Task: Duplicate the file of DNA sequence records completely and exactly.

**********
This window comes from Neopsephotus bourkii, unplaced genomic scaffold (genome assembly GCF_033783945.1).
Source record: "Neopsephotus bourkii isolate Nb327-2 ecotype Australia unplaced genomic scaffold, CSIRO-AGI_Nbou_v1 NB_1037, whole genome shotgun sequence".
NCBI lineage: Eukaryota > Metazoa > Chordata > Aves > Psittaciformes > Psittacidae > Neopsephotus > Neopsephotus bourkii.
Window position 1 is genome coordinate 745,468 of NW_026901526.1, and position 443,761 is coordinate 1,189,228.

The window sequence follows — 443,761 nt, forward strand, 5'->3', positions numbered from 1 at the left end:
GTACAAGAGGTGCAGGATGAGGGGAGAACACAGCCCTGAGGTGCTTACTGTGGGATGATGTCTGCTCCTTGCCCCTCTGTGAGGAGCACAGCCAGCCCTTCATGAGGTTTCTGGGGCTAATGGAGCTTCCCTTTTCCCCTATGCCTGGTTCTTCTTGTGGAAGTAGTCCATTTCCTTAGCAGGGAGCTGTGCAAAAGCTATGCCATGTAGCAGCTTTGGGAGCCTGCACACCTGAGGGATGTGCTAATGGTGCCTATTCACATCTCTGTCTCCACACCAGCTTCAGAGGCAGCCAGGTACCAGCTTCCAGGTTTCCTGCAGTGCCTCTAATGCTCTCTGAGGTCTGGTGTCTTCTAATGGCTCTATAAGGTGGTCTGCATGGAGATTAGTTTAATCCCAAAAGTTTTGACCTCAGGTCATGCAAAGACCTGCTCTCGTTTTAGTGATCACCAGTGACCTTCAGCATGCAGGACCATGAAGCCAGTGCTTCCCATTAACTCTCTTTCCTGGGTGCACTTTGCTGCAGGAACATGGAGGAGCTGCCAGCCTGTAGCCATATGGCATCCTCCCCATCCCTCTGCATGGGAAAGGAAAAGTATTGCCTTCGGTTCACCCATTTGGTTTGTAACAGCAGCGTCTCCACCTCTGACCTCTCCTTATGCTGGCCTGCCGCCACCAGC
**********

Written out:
This window comes from Neopsephotus bourkii, unplaced genomic scaffold (genome assembly GCF_033783945.1).
Source record: "Neopsephotus bourkii isolate Nb327-2 ecotype Australia unplaced genomic scaffold, CSIRO-AGI_Nbou_v1 NB_1037, whole genome shotgun sequence".
NCBI lineage: Eukaryota > Metazoa > Chordata > Aves > Psittaciformes > Psittacidae > Neopsephotus > Neopsephotus bourkii.
Window position 1 is genome coordinate 745,468 of NW_026901526.1, and position 443,761 is coordinate 1,189,228.

The window sequence follows — 443,761 nt, forward strand, 5'->3', positions numbered from 1 at the left end:
GTACAAGAGGTGCAGGATGAGGGGAGAACACAGCCCTGAGGTGCTTACTGTGGGATGATGTCTGCTCCTTGCCCCTCTGTGAGGAGCACAGCCAGCCCTTCATGAGGTTTCTGGGGCTAATGGAGCTTCCCTTTTCCCCTATGCCTGGTTCTTCTTGTGGAAGTAGTCCATTTCCTTAGCAGGGAGCTGTGCAAAAGCTATGCCATGTAGCAGCTTTGGGAGCCTGCACACCTGAGGGATGTGCTAATGGTGCCTATTCACATCTCTGTCTCCACACCAGCTTCAGAGGCAGCCAGGTACCAGCTTCCAGGTTTCCTGCAGTGCCTCTAATGCTCTCTGAGGTCTGGTGTCTTCTAATGGCTCTATAAGGTGGTCTGCATGGAGATTAGTTTAATCCCAAAAGTTTTGACCTCAGGTCATGCAAAGACCTGCTCTCGTTTTAGTGATCACCAGTGACCTTCAGCATGCAGGACCATGAAGCCAGTGCTTCCCATTAACTCTCTTTCCTGGGTGCACTTTGCTGCAGGAACATGGAGGAGCTGCCAGCCTGTAGCCATATGGCATCCTCCCCATCCCTCTGCATGGGAAAGGAAAAGTATTGCCTTCGGTTCACCCATTTGGTTTGTAACAGCAGCGTCTCCACCTCTGACCTCTCCTTATGCTGGCCTGCCGCCACCAGC